Even though most of us engage in economic activities on a daily basis, few of us actually understand the system.
Of course, since the global crisis we’ve seen a lot of publications on the failures of capitalism and how we could repair, improve, and perhaps replace it. But before thinking about what could be changed in order to improve upon the current conditions, we have to understand how our current economic system actually works.
And while we’re all taught the neoclassical understanding of economics from primary school onwards, to me it seems few of us actually posses the knowledge to critically assess its shortcomings. In an attempt to facilitate such an assessment, I try to clarify some of the main principles in the current economic system. read on…
In that unbearable, unorganized, but dramatically beautiful city, that is Venice, a libertine spirit hovers in the squares and aisles! People feel freedom before the claustrophobia takes over. Parties, fancy dresses, some showing off, inaudible speeches, unreachable drinks, inaccessible pavilions…
What is clear to me after this Biennale, is just one aspect! The end of architecture!
The Central Pavilion, showing the elements of architecture, is so redundant and overwhelming, that distributes an apparently acritical content, which is, in reality, the most critical of all. It says: “we are done!” Technology, comfort, security, engineering, sustainability, all these topics are taking over. Architecture is a discipline that has always struggled in defining itself, probably as much as philosophy did in the past; nowadays, architecture is obliterated by an infinite array of technical subjects. Nowadays, we are living in the time of “plasterboard architecture!”
So, what all those people in Venice were really doing?! Are they conscious of how much endangered is such a discipline and profession?! Architecture is no longer a relevant social matter anymore; governments are not participatory as in the 60s. 600 years ago, families such as the Medici were using architecture and art to express their power. Once more, right now, architecture is becoming the play tool of few rich people, since all the rest that concerns buildings and city planning is a mere technical issue. This is what happens when the curve of modernity starts to go downward.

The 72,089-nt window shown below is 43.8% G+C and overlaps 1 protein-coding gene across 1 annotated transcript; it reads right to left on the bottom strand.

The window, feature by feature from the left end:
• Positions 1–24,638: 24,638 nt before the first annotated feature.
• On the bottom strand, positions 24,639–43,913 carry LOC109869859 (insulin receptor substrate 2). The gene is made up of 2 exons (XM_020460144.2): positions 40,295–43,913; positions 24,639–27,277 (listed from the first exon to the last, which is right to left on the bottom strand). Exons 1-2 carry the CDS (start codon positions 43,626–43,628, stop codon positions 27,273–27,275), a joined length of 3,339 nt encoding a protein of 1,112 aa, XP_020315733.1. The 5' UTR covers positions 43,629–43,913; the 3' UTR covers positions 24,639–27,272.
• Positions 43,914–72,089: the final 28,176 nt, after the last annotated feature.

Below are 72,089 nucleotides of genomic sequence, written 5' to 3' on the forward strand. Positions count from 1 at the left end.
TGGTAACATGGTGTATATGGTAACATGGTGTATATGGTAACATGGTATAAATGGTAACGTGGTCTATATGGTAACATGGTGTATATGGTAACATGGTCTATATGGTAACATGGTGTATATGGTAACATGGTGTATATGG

Many Dutch cities drastically changed and developed their centers from the 50s and 60s onward. In places such as Zoetermeer, Almere, Rotterdam and so on, the city centre developed around one main activity: shopping. So far nothing new, but the impressive aspect is the extravagance and monumentality reached by new shopping roads and malls within the city’s core. In contrast with the sobriety of Rotterdam’ Lijnbaan devised and realized right after WW2, Zoetermeer shows a new scale and image of the shopping. In Rotterdam, a similar attempt is represented by OMA’s Coolsingel project, the initial proposal was definitely daring due to its crazy structure and large scale. read on…
multitude is irreducible multiplicity, whatever that means. collective. Born from an acute sense of distress, it’s not getting any better. It speaks about Architecture, but it also speaks about Architecture.
Every year I tell myself: This is the last time I go home for Christmas. And every year I punctually go. Why don’t I like going home for Christmas is because it’s a full time activity. Nobody rests in Christmas, if you are resting you are not helping! Buy a gift, See the aunt, make a call, tie a knot, rob a bank.. it’s endless. Christmas 2013, However, was unique because it marked the beginning of a new city trend: The lighting festival. read on…
The competition is mostly seen as a free and egalitarian way of expressing diverse ideas. However, what often happens is that open architectural competitions place stress upon the fragile economies of small architectural firms. What is even worse is that such competitions favor the exploitation of interns because, if the entry is unsuccessful, no reimbursement is given to the participants.
When a small practice wants to enter a competition, it will have to use interns to reduce the costs of the production needed for the submission, triggering a situation of exploitation when interns are forced to work up to 80 or 90 hours per week. In general, an open competition should not require too much time and effort from its participants, nor should it impose intricate restrictions.
Some open competitions have become lottery-like events, receiving thousands of entries.
In addition, many competitions impose rules which deprive the architects of any intellectual copyright on their own submission. This is the ultimate contradiction, especially when the architect has to pay a fee to participate. Too many negative aspects are overshadowing open competitions despite the excitement and good will of many architects.